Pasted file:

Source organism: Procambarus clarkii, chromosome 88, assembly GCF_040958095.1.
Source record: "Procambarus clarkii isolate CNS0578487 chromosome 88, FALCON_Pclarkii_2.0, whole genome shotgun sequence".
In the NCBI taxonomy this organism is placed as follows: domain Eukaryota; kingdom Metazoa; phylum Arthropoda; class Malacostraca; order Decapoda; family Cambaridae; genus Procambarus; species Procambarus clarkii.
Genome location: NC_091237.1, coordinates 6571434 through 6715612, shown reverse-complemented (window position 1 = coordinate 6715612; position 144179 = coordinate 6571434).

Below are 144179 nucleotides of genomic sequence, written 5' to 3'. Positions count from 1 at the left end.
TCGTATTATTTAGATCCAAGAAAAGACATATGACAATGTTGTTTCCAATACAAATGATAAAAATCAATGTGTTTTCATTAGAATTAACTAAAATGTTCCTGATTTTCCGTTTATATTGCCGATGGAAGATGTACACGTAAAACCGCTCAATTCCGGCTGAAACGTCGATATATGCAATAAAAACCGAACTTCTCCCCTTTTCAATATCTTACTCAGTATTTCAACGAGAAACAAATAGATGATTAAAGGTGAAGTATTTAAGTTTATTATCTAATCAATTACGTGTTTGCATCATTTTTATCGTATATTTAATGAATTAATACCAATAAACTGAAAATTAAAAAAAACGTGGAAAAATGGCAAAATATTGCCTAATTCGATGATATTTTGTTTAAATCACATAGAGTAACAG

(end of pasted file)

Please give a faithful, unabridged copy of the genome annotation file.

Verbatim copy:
Source organism: Procambarus clarkii, chromosome 88, assembly GCF_040958095.1.
Source record: "Procambarus clarkii isolate CNS0578487 chromosome 88, FALCON_Pclarkii_2.0, whole genome shotgun sequence".
In the NCBI taxonomy this organism is placed as follows: domain Eukaryota; kingdom Metazoa; phylum Arthropoda; class Malacostraca; order Decapoda; family Cambaridae; genus Procambarus; species Procambarus clarkii.
Genome location: NC_091237.1, coordinates 6571434 through 6715612, shown reverse-complemented (window position 1 = coordinate 6715612; position 144179 = coordinate 6571434).

Below are 144179 nucleotides of genomic sequence, written 5' to 3'. Positions count from 1 at the left end.
TCGTATTATTTAGATCCAAGAAAAGACATATGACAATGTTGTTTCCAATACAAATGATAAAAATCAATGTGTTTTCATTAGAATTAACTAAAATGTTCCTGATTTTCCGTTTATATTGCCGATGGAAGATGTACACGTAAAACCGCTCAATTCCGGCTGAAACGTCGATATATGCAATAAAAACCGAACTTCTCCCCTTTTCAATATCTTACTCAGTATTTCAACGAGAAACAAATAGATGATTAAAGGTGAAGTATTTAAGTTTATTATCTAATCAATTACGTGTTTGCATCATTTTTATCGTATATTTAATGAATTAATACCAATAAACTGAAAATTAAAAAAAACGTGGAAAAATGGCAAAATATTGCCTAATTCGATGATATTTTGTTTAAATCACATAGAGTAACAG